NWLC Files Complaint Against 12 School Districts for Alleged Title IX Violations

The National Women’s Law Center, a Vision 2020 National Ally,  held a webinar Dec. 1 titled “Rally for Girls’ Sports: A Guide to Title IX for Parents, Coaches, and School Officials” to discuss the importance of educating communities about Title IX and to eliminate discrimination in school districts for girls’ sports. The webinar hinged on complaints filed by the NWLC on Nov. 10 against 12 school districts across the country for allegedly failing to provide high school girls with equal opportunities to play sports in violation of Title IX.

Title IX was passed in 1972, and it prohibits sex discrimination in federally funded education programs, among other issues. Title IX applies broadly to every federally funded extracurricular activity.

The complaints filed by the NWLC are based on the schools’ own data, which allegedly reveals “pervasive and growing inequities in the number of opportunities for girls to play sports in high school,” the NWLC noted in a press release. This lack of opportunity is seen in the absence of girls’ sports teams in state-sanctioned sports like swimming, golf and tennis.

The school districts named in the complaint are: Chicago Public Schools (IL), Clark County School District (NV), Columbus City Schools (OH), Deer Valley Unified School District (AZ), Henry County Schools (GA), Houston Independent School District (TX), Irvine Unified School District (CA), New York City Department of Education (NY), Oldham County Schools (KY), Sioux Falls School District (SD), Wake County Public School System (NC), and Worcester Public Schools (MA). Read more about the specific school districts in the complaint: www.nwlc.org/rallybriefing.

During the webinar, the NWLC noted ways for parents, educators and advocates to help ensure Title IX is not being violated in their school district and that all girls have equal opportunity to play sports. Parents can let school officials know about their concern, discuss equity with the school district’s Title IX coordinator, find out if school has grievance filing procedure and develop plan of action to address problem areas.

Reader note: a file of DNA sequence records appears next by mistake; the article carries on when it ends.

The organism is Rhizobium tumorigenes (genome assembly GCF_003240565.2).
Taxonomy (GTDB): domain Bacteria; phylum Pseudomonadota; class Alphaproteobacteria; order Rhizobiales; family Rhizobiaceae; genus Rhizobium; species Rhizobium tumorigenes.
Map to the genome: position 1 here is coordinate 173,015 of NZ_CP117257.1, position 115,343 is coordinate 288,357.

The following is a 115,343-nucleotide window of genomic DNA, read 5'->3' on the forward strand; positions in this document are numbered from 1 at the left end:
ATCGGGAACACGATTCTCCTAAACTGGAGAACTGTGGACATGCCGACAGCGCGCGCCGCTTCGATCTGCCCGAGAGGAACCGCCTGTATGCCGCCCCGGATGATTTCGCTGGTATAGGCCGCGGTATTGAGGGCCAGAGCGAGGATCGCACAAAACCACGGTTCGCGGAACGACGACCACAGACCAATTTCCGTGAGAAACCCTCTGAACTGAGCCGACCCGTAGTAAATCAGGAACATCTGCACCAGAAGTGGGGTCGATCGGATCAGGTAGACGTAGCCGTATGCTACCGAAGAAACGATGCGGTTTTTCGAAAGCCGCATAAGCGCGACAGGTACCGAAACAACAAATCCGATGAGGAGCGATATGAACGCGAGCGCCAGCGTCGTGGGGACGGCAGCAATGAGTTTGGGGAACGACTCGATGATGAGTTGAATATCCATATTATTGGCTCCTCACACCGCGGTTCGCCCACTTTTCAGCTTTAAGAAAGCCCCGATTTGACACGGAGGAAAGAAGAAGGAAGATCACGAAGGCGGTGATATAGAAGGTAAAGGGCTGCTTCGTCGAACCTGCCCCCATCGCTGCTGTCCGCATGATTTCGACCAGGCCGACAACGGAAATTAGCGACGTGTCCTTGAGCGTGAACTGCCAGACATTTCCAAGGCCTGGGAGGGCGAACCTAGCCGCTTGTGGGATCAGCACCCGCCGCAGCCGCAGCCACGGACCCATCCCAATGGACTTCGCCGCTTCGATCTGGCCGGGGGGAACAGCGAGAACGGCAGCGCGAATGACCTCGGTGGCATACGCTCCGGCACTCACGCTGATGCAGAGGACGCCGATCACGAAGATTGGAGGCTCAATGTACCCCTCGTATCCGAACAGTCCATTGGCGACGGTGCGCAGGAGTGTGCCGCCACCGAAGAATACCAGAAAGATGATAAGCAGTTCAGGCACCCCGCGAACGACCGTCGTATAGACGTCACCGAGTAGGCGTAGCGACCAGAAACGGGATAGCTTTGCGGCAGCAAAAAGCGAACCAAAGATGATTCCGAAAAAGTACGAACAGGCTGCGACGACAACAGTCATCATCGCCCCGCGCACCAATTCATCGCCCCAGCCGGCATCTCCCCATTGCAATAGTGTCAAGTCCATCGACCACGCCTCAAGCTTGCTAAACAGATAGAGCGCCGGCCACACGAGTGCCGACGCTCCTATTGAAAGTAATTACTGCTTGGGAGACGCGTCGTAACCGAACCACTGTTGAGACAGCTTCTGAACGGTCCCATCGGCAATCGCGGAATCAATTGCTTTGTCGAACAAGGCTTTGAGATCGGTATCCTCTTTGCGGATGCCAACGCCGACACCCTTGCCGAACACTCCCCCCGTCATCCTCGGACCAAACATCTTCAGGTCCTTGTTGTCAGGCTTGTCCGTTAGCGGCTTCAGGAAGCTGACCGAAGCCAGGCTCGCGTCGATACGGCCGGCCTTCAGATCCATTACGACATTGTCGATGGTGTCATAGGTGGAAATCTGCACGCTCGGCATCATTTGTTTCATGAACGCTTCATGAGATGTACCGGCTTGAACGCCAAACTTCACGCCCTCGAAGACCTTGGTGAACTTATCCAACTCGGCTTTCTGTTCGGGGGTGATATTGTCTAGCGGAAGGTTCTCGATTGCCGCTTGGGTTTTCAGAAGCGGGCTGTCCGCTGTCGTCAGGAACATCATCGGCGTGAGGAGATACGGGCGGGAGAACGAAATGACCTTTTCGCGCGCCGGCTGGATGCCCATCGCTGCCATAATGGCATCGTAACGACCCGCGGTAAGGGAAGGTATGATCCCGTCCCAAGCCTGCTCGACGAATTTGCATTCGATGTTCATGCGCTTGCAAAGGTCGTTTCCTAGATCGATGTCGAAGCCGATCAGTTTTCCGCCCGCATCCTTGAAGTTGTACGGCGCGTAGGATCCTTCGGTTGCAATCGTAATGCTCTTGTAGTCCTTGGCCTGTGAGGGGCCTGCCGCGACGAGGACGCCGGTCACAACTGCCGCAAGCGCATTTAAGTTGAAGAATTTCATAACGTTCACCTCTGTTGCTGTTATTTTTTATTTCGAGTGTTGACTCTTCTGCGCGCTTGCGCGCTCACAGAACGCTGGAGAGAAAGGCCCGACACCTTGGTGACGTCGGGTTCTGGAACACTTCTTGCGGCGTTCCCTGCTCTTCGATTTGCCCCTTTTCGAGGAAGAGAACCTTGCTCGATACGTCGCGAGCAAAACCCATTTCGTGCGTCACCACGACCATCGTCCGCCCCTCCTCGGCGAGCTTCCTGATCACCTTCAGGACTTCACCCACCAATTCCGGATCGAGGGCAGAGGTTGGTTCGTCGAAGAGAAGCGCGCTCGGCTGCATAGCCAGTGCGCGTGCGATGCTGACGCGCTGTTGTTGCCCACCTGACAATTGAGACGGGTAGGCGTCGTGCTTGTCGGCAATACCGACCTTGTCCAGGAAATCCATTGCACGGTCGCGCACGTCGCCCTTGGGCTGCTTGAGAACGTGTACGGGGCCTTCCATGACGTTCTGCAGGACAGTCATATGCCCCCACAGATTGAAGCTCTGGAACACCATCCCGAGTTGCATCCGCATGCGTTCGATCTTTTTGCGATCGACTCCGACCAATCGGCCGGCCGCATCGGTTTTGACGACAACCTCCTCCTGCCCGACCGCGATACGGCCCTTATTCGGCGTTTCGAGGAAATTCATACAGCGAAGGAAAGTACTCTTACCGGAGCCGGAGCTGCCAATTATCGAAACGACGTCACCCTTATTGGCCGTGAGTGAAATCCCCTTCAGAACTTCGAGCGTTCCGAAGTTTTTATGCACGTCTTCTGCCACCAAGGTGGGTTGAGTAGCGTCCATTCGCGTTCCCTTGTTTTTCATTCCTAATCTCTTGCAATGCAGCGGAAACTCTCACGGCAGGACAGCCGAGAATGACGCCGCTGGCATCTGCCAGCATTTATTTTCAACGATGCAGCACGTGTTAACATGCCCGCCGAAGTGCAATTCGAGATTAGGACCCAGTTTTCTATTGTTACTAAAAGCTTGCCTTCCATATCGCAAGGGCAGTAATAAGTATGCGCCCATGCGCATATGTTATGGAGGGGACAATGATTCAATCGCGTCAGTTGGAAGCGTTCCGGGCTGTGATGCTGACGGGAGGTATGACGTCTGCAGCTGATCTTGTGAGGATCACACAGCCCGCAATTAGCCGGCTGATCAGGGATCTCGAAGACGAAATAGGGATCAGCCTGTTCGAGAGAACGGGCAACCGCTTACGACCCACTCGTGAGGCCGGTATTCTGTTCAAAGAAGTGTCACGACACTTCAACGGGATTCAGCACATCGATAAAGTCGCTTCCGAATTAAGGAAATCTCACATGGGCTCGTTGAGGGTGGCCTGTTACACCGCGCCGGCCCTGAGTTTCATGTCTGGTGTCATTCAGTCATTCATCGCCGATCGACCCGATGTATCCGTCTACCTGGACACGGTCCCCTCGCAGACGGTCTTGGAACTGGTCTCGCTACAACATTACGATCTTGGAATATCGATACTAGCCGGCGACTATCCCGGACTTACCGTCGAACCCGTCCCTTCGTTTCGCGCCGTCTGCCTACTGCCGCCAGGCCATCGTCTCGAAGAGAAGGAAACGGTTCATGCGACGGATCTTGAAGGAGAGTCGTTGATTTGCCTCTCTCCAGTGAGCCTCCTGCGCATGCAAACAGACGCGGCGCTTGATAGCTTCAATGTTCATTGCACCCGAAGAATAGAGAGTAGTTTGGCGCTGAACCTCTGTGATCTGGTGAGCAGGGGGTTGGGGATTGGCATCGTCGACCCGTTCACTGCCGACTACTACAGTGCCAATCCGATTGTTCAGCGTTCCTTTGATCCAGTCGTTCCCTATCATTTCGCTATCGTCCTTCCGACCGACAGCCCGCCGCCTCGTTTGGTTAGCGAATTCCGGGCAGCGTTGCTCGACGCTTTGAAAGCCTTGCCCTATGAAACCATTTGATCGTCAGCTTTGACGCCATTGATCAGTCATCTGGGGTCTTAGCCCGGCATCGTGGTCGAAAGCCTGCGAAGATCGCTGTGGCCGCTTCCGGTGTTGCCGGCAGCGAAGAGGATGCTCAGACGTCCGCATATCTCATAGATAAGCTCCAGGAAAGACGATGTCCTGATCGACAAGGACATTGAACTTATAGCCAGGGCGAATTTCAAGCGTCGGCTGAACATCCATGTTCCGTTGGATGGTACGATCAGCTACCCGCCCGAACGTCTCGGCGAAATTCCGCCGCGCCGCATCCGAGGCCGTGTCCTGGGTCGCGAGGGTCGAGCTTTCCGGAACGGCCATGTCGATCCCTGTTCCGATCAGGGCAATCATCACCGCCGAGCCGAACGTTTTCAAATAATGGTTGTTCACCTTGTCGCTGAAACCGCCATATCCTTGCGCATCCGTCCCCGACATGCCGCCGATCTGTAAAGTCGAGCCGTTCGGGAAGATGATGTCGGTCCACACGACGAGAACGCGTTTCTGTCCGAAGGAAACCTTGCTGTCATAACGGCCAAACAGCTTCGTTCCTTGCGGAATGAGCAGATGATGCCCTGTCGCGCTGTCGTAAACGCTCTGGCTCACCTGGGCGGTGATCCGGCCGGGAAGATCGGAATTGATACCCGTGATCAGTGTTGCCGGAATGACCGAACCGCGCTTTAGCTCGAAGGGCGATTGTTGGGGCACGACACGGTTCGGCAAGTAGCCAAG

Some measures schools can take are to ensure a Title IX coordinator is in place (this is mandated by law for any school that receives federal funding), train students and staff members about the Title IX requirements are, evaluate athletics programs for compliance and contact Office for Civil Rights about how to comply with Title IX.

Advocates can get involved in the Rally for Girls’ Sports campaign, participate in National Girls and Women in Sports Day on Feb.  2 and take action on legislation.

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Vision 2020 is a national coalition of organizations and individuals united in their commitment to achieve women’s economic and social equality. Join Vision 2020 today! http://www2.drexelmed.edu/vision2020giftsonline/Individual.aspx
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One Response to NWLC Files Complaint Against 12 School Districts for Alleged Title IX Violations

  1. Lisa Quan says:

    As a group of individuals dedicated to equal rights, we know that you are passionate about securing equal opportunities for women and girls. That’s why we need your help on this important issue affecting girls nationwide.

    For the first time, the NWLC is hosting Blog to Rally for Girls’ Sports Day (http://action.nwlc.org/site/PageNavigator/Blog_to_Rally_Girls_Sports) on December 8th, celebrating the importance of girls in sports and the far-reaching benefits of athletics participation for girls nationwide.

    On December 8th, we invite you to blog and raise awareness about the benefits and advantages for girls who participate in their school sports programs to Rally for Girls’ Sports (http://www.nwlc.org/our-issues/education-%2526amp%3B-title-ix/athletics).

    The idea behind our Blog to Rally for Girls’ Sports Day is simple: “What did you win by playing sports?” You can use this theme to begin discussing what the chance to participate in athletics programs meant to you and/or your daughter and how it has impacted your lives.

    Some things to keep in mind as you’re writing:
    Research has repeatedly shown that participation in sports has many benefits for young women. For example, participation in sports decreases girls’ chances of becoming obese and developing heart disease, osteoporosis, and breast cancer. Female athletes have higher levels of self-esteem, a lower incidence of depression and a more positive body image than non-athletes. Girls who play sports have higher grades, better test scores, and are less likely to drop out. They also have more opportunities to apply for athletic scholarships, which can help them attend college. Female athletes are also more likely to participate in traditionally male-dominated occupations, which are typically higher paying. In addition, more than four out of five executive businesswomen played sports growing up, and the vast majority reported that the lessons they learned on the playing field contributed to their success in business. By playing sports, girls win more than a game.

    You can sign up for Blog to Rally for Girls’ Sports on December 8th by visiting http://action.nwlc.org/site/PageNavigator/Blog_to_Rally_Girls_Sports. You can also download a graphic for your post on the sign-up page.

    And please spread the word—ask all your friends to Blog to Rally for Girls’ Sports on December 8th!

    Sincerely,

    Lisa Quan
    Outreach Intern for Education, Employment and Family Economic Security
    National Women’s Law Center

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